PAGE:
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JSON Objects


Object Syntax

Example

{ “name”:”John”, “age”:30, “car”:null }

JSON objects are surrounded by curly braces {}.

JSON objects are written in key/value pairs.

Keys must be strings, and values must be a valid JSON data type (string, number, object, array, boolean or null).

Keys and values are separated by a colon.

Each key/value pair is separated by a comma.


Accessing Object Values

You can access the object values by using dot (.) notation:

Example

myObj = { “name”:”John”, “age”:30, “car”:null };
x = myObj.name;

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You can also access the object values by using bracket ([]) notation:

Example

myObj = { “name”:”John”, “age”:30, “car”:null };
x = myObj[“name”];

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Looping an Object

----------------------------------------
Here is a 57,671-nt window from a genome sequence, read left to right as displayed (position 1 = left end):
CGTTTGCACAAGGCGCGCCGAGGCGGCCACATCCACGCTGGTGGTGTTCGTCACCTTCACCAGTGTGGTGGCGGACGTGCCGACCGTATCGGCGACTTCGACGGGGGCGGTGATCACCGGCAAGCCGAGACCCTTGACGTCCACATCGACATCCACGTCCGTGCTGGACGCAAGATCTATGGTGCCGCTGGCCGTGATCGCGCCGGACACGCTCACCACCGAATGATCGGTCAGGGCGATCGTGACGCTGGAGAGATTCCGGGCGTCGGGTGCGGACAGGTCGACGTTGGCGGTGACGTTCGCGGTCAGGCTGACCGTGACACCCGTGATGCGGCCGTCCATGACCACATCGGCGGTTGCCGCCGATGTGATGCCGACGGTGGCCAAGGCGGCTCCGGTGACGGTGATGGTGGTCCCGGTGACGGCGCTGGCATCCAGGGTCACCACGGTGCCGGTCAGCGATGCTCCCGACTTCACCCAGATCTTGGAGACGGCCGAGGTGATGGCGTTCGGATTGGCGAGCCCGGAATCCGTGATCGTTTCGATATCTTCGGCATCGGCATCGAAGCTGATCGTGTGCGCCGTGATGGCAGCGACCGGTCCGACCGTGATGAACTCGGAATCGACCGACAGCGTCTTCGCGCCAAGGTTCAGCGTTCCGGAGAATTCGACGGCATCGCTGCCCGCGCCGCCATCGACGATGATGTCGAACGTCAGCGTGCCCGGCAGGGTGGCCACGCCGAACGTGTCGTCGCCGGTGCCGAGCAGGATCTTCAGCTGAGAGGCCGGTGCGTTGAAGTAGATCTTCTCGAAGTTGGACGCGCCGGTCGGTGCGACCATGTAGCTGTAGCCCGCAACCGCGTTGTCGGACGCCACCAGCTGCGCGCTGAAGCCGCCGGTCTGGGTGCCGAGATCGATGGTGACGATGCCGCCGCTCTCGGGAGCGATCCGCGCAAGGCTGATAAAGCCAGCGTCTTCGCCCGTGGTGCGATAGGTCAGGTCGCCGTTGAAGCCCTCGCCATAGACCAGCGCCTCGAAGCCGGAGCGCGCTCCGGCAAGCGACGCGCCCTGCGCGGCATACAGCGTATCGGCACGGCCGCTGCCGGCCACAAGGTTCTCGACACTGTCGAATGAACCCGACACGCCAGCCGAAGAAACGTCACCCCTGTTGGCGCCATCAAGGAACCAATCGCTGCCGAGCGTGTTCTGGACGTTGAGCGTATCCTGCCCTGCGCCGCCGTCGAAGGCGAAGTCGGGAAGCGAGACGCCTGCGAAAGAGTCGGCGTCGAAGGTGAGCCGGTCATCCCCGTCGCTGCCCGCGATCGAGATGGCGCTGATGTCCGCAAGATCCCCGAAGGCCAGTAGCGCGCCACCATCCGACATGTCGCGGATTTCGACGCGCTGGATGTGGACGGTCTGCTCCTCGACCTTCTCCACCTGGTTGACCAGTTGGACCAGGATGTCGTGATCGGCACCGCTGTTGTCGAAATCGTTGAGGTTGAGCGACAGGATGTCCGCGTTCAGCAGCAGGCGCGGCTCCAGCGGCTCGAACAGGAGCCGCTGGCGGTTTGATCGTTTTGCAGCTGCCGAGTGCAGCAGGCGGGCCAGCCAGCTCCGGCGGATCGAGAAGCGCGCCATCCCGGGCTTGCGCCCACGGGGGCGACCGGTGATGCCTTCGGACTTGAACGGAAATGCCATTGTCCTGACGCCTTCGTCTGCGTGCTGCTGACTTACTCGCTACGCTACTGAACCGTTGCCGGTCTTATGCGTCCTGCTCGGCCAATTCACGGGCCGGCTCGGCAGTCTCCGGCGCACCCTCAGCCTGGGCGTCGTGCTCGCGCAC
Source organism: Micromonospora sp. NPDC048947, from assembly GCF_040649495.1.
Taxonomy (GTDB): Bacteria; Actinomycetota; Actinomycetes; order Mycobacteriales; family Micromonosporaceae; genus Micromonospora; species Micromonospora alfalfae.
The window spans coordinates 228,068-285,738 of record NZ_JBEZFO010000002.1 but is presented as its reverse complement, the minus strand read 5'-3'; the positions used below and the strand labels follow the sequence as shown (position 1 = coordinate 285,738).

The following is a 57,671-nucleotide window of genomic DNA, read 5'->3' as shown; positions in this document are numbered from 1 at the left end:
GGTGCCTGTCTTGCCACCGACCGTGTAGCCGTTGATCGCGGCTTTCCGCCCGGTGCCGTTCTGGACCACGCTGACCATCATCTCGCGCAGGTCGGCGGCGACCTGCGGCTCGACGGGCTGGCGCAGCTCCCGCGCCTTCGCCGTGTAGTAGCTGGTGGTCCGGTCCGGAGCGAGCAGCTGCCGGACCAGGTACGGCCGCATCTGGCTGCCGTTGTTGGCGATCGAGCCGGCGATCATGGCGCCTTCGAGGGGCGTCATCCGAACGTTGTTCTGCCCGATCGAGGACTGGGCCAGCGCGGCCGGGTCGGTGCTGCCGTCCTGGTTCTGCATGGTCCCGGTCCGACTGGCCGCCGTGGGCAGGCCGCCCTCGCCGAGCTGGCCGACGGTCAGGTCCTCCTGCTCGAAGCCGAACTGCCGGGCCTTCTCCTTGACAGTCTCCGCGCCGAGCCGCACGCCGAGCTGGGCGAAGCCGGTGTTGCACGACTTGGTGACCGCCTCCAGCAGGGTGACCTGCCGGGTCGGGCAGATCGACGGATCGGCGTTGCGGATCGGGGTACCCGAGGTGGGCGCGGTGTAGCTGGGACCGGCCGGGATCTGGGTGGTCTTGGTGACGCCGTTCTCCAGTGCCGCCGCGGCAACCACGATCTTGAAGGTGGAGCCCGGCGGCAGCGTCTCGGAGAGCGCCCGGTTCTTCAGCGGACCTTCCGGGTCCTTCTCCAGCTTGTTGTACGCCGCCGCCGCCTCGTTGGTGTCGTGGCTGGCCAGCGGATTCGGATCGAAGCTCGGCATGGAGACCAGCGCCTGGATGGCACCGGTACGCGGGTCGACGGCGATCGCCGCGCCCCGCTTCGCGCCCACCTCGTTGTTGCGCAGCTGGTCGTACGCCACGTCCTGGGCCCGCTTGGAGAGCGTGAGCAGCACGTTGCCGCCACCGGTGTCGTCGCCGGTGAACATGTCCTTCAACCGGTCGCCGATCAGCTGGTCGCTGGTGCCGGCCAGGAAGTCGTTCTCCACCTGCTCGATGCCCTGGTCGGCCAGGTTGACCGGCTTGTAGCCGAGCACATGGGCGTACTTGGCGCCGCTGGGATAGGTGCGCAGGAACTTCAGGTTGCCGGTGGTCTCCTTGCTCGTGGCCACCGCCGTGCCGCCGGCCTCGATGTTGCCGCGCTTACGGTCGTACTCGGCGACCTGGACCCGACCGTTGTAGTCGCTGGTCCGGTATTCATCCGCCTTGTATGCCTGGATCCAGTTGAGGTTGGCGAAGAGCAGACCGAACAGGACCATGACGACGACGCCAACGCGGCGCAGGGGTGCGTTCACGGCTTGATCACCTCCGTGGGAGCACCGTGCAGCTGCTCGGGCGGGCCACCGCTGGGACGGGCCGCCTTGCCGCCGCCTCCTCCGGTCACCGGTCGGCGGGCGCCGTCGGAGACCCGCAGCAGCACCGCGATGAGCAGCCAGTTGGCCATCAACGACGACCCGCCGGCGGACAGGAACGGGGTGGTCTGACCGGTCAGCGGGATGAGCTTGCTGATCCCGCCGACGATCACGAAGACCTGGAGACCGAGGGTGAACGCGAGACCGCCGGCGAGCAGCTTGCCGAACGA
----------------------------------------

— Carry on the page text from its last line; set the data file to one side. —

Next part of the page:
You can loop through object properties by using the for-in loop:

Example

myObj = { “name”:”John”, “age”:30, “car”:null };
for (x in myObj) {
document.getElementById(“demo”).innerHTML += x;
}

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In a for-in loop, use the bracket notation to access the property values:

Example

myObj = { “name”:”John”, “age”:30, “car”:null };
for (x in myObj) {
document.getElementById(“demo”).innerHTML += myObj[x];
}

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Nested JSON Objects

Values in a JSON object can be another JSON object.

Example

myObj = {
“name”:”John”,
“age”:30,
“cars”: {
“car1″:”Ford”,
“car2″:”BMW”,
“car3″:”Fiat”
}
}

You can access nested JSON objects by using the dot notation or bracket notation:

Example

x = myObj.cars.car2;
//or:
x = myObj.cars[“car2”];

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Modify Values

You can use the dot notation to modify any value in a JSON object:

Example

myObj.cars.car2 = “Mercedes”;

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You can also use the bracket notation to modify a value in a JSON object:

Example

myObj.cars[“car2”] = “Mercedes”;

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Delete Object Properties

Use the delete keyword to delete properties from a JSON object:

Example

delete myObj.cars.car2;

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